4. Sprinkle over dried rose petals, about 3 or so per glass, and serve.

Serves 4

Lime, lychee and finger lime gin fizz. Drinks recipes for Good Food, November 2019. Spritzes for party season and Christmas. Images and recipes by Katrina Meynink. Good Food use only.

Lime-fresh: a new twist on gin fizz. Photo: Katrina Meynink

Lime, lychee and finger lime gin fizz

The sweet of the lychees and the tartness of the lime make fabulous bedfellows for an aromatic gin. Add all the ice and all the mint and this is extremely refreshing.


1 cup pitted lychees (strained from juice, if using tinned)

½ tbsp sugar syrup per serve (2 tbsp total)

cheeks from 4 limes

30ml gin per serve (120ml total)

To serve

soda water

mint leaves, picked

½ tsp finger lime pearls per serve


1. Add ¼ cup lychees and half a tablespoon of sugar syrup to the base of each serving glass. Add 30ml gin to each. Give a lime cheek a good squeeze to release the juice then pop into each glass.

2. Add another whole lime cheek and a few mint leaves. Add ice then top with soda. Spoon over the finger lime pearls and serve.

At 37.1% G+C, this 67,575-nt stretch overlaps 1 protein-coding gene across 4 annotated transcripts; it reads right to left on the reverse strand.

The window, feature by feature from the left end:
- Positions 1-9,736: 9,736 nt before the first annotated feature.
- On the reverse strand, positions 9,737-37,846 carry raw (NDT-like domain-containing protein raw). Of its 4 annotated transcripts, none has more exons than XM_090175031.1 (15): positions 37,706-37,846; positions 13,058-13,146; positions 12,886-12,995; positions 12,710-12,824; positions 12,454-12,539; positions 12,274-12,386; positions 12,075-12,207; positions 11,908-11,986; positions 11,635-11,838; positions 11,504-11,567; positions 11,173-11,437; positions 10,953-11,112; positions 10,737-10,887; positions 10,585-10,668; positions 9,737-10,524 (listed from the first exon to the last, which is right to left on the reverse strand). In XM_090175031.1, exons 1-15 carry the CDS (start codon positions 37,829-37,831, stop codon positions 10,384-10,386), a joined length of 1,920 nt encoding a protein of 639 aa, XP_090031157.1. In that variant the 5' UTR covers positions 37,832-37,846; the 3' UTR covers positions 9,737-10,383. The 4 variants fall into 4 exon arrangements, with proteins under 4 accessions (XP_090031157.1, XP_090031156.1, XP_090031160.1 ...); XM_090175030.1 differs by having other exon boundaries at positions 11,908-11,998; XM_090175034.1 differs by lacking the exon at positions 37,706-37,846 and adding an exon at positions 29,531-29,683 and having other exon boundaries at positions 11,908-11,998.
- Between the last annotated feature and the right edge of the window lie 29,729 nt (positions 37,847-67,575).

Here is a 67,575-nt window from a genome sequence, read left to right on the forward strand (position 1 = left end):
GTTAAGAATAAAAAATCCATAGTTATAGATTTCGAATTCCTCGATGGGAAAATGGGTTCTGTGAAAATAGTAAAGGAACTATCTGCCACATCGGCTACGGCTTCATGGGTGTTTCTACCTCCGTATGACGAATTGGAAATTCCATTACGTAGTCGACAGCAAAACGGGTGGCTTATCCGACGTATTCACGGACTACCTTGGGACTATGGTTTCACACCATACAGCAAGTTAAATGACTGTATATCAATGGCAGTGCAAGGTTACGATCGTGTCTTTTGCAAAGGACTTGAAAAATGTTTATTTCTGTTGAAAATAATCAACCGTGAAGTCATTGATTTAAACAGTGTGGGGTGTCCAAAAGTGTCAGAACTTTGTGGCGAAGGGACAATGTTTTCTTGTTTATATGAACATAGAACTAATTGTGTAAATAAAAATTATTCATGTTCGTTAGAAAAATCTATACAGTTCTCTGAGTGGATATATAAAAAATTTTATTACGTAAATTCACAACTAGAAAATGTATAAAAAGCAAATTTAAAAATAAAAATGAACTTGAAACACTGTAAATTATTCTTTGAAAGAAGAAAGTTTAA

Serves 4

Passionfruit ginger and kaffir lime kombucha

​Kombucha, while meant to be for gut health, is also a spectacular addition to the drinks trolley. With its slight sweetness and tart sourness it's the perfect standalone base for a mocktail or mix-in for stronger versions.


1 tbsp sugar syrup (or more to taste, depending on tartness of passionfruit)

4 passionfruit, hulled

½ tsp freshly grated ginger

4 kaffir lime leaves (plus extra to serve), lightly crushed until fragrant

1 litre ginger flavoured kombucha

To serve

crushed ice

fresh mint

kaffir lime leaves


Combine the sugar syrup, passionfruit pulp, ginger and crushed kaffir lime leaves in a bowl. Cover and set aside for at least 2 hours for the kaffir lime flavour to infuse. If you have time, cover and place in the fridge overnight.